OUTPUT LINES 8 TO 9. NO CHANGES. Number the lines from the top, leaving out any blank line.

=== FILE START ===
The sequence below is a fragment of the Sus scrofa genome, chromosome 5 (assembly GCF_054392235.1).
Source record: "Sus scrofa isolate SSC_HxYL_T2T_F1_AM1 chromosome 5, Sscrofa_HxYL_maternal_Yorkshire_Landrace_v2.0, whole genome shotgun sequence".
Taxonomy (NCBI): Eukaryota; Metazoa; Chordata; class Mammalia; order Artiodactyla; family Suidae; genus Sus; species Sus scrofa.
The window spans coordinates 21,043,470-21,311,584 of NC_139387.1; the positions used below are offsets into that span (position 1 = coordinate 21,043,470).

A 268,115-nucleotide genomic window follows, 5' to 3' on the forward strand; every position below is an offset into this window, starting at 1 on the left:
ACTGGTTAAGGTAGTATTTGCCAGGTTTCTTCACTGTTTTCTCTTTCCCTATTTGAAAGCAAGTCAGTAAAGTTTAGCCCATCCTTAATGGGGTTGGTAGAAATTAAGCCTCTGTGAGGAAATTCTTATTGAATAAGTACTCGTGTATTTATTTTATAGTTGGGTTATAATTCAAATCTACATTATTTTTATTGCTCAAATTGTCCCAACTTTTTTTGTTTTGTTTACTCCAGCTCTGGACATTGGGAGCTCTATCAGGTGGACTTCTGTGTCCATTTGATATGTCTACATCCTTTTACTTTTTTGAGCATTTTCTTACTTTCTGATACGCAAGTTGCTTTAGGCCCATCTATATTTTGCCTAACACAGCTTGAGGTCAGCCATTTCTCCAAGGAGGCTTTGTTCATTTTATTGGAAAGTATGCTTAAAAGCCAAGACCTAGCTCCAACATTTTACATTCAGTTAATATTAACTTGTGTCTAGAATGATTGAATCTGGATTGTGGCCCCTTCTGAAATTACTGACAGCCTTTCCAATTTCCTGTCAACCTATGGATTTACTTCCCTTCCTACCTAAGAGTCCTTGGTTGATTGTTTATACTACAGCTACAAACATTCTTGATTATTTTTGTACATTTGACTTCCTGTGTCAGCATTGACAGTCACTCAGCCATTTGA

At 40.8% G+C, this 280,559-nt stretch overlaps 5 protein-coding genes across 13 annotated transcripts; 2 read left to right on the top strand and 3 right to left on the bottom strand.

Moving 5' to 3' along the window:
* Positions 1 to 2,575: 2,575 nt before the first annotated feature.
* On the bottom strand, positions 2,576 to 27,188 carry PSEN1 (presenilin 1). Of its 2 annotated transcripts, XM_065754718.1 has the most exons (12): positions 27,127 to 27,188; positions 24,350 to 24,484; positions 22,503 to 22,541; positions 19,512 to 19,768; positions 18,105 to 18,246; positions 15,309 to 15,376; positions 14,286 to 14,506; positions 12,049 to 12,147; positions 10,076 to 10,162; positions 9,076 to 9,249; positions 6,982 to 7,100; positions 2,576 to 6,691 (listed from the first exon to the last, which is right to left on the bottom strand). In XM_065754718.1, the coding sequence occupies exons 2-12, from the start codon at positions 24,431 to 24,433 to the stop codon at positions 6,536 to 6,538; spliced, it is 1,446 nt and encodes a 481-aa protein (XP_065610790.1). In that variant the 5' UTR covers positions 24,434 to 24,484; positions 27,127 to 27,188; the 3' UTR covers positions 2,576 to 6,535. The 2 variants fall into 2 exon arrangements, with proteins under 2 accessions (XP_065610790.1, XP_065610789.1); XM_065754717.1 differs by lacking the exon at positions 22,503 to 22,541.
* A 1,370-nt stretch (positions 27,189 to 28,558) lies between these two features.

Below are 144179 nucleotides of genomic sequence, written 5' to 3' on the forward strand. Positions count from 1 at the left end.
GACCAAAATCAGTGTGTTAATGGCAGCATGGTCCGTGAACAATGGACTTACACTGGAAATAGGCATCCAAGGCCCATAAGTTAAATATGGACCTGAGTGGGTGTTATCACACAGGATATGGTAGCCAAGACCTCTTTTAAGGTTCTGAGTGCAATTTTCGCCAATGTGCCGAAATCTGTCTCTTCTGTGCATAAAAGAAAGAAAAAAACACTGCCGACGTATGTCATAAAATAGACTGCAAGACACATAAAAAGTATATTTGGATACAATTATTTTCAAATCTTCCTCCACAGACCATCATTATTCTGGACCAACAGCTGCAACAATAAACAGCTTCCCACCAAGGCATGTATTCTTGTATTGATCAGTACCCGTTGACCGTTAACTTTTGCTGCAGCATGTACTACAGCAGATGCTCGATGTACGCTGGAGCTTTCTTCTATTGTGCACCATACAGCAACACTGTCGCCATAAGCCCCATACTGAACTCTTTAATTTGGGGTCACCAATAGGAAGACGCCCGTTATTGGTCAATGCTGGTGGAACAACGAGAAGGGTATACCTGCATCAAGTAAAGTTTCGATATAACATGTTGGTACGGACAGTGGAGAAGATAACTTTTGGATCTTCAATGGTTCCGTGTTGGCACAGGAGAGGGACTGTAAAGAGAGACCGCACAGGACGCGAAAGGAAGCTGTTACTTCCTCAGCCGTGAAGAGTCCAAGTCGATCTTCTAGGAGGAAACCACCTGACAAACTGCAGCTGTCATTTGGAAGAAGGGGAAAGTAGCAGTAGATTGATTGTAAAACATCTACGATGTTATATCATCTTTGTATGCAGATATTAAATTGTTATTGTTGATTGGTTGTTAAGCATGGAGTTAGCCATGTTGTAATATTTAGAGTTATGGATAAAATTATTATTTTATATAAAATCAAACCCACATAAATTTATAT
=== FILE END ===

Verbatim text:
Moving 5' to 3' along the window:
* Positions 1 to 2,575: 2,575 nt before the first annotated feature.